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With a bit of a twinkle in our eyes, my colleagues Brian James Kirk and Sean Blanda, today, we launch a small testament to our love for that city that lives in Philadelphia’s historic shadow: New York.
Today, we launch the 67th ward.
It’s not much now and probably won’t be in the future. Just a small landing page for a mentality.
Yes, it comes from that old New York Times trend story that chronicled — in a somewhat condescending tone — the young people from that city, particularly Brooklyn, who were migrating to old transitioning neighborhoods of Philadelphia.
Philadelphia, the story suggested, was the ‘next borough’ so the ‘sixth borough.’
Gosh that just seemed stupid and so very representative of how difficult it is for most of us to take hold of the gravity of time. New York City was the engine of urban power in this country since the Second World War, with increasing dominance in the last 25 years, and that is quite indisputable.
But that city and its paper of record could certainly use a level of humility, particularly with regard to the once Workshop of the World. Particularly considering New York has won itself so much praise and acclaim that is just frankly played out. Cliche, my friends, runs deep in any sentence you utter about your travails there.
Philadelphia has the wonderful magic, grit and striking chance for recapturing that excited so many in so many corners of New York. So it made perfect sense to make clear who was in what place.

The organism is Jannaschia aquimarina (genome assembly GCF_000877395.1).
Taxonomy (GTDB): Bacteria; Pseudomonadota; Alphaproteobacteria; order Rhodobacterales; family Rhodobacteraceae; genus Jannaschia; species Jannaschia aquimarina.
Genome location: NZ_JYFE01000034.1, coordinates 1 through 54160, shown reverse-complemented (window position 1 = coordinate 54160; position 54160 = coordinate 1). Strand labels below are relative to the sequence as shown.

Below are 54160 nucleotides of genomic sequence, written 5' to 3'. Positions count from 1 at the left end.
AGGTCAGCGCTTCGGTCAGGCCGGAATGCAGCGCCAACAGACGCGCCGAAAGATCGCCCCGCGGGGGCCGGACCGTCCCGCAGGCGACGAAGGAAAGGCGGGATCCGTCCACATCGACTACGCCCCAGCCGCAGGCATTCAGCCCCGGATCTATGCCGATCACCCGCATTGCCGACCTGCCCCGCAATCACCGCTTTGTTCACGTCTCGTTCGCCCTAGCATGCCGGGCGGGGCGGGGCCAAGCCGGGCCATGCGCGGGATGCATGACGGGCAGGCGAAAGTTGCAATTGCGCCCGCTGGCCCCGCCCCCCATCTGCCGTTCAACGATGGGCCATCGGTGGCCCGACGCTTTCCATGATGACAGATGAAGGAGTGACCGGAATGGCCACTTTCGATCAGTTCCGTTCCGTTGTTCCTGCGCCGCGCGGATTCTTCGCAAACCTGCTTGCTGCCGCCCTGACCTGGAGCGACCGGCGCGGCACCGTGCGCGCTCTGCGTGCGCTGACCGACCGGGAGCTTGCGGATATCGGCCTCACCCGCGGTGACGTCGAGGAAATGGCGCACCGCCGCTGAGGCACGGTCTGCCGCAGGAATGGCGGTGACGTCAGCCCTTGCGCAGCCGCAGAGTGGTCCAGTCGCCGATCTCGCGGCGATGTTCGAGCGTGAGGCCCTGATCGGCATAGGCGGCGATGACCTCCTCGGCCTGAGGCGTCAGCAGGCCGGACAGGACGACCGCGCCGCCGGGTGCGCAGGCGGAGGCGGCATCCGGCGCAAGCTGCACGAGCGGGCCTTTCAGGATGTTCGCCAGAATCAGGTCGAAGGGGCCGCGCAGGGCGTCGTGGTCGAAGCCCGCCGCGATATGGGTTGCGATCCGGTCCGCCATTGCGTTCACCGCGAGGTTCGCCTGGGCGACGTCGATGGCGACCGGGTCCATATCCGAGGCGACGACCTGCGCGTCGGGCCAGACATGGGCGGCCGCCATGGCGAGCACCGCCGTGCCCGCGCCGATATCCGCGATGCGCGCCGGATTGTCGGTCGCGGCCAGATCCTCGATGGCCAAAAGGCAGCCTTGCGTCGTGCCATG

Historically and perhaps once again in the future, New York would be cast in its older brother’s shadow.
So in casual conversation, I started using the phrase to describe the cit to the north. Then I slipped it into a few Technically Philly stories, and we actually heard back from readers who got a kick out of it. So we used it more.
No anger here, I have nothing but love for the 67th ward.
Wards aren’t the teeniest political divisions in the city, but something about the ward system is the most Philadelphian.
Maybe it’s the ugly realities of street money and machine politics or perhaps the more beautiful aspects of a city still possessive of neighborhoods as divided and varied, different, troubled and tight-knit as the best and oldest cities always have been. Whatever the reason, it sure seems like Philadelphia has a lot to remind its neighbor 90 miles north along the Jersey Turnpike.
New York is going to get through all of this. It just needs to follow the lead of its older brother, Philadelphia, and its much maligned, corrupted and bureaucratic political ward system, fitting for both of our municipal histories.
The sidebar from Yahoo Pipes that replaces “New York” with “the 67th ward” in various news stories and a small passage is just a small landing page to convey that feeling.